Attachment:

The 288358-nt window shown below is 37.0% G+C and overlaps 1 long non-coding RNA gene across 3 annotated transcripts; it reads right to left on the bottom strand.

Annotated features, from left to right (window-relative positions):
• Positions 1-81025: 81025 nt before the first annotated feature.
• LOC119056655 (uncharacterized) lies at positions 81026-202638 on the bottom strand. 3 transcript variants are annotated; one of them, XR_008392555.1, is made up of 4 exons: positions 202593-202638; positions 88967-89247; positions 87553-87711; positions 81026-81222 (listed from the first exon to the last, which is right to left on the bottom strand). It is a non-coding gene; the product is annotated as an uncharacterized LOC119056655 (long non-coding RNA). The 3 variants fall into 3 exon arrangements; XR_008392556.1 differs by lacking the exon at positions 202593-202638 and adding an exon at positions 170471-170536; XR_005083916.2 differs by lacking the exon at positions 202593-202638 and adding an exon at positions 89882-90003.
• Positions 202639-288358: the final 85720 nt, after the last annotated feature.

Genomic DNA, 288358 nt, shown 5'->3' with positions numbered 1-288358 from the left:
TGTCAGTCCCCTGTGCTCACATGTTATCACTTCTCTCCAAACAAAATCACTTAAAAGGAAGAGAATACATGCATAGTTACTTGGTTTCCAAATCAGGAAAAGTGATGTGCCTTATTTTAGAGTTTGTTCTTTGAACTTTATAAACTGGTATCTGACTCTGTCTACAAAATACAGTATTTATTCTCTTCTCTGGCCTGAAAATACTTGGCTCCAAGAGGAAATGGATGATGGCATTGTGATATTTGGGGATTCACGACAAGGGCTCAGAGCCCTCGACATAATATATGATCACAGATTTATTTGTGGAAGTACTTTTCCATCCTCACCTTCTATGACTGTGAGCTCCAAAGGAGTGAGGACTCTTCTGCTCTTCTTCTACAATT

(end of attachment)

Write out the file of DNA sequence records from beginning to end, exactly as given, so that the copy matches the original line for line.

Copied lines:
The 288358-nt window shown below is 37.0% G+C and overlaps 1 long non-coding RNA gene across 3 annotated transcripts; it reads right to left on the bottom strand.

Annotated features, from left to right (window-relative positions):
• Positions 1-81025: 81025 nt before the first annotated feature.
• LOC119056655 (uncharacterized) lies at positions 81026-202638 on the bottom strand. 3 transcript variants are annotated; one of them, XR_008392555.1, is made up of 4 exons: positions 202593-202638; positions 88967-89247; positions 87553-87711; positions 81026-81222 (listed from the first exon to the last, which is right to left on the bottom strand). It is a non-coding gene; the product is annotated as an uncharacterized LOC119056655 (long non-coding RNA). The 3 variants fall into 3 exon arrangements; XR_008392556.1 differs by lacking the exon at positions 202593-202638 and adding an exon at positions 170471-170536; XR_005083916.2 differs by lacking the exon at positions 202593-202638 and adding an exon at positions 89882-90003.
• Positions 202639-288358: the final 85720 nt, after the last annotated feature.

Genomic DNA, 288358 nt, shown 5'->3' with positions numbered 1-288358 from the left:
TGTCAGTCCCCTGTGCTCACATGTTATCACTTCTCTCCAAACAAAATCACTTAAAAGGAAGAGAATACATGCATAGTTACTTGGTTTCCAAATCAGGAAAAGTGATGTGCCTTATTTTAGAGTTTGTTCTTTGAACTTTATAAACTGGTATCTGACTCTGTCTACAAAATACAGTATTTATTCTCTTCTCTGGCCTGAAAATACTTGGCTCCAAGAGGAAATGGATGATGGCATTGTGATATTTGGGGATTCACGACAAGGGCTCAGAGCCCTCGACATAATATATGATCACAGATTTATTTGTGGAAGTACTTTTCCATCCTCACCTTCTATGACTGTGAGCTCCAAAGGAGTGAGGACTCTTCTGCTCTTCTTCTACAATT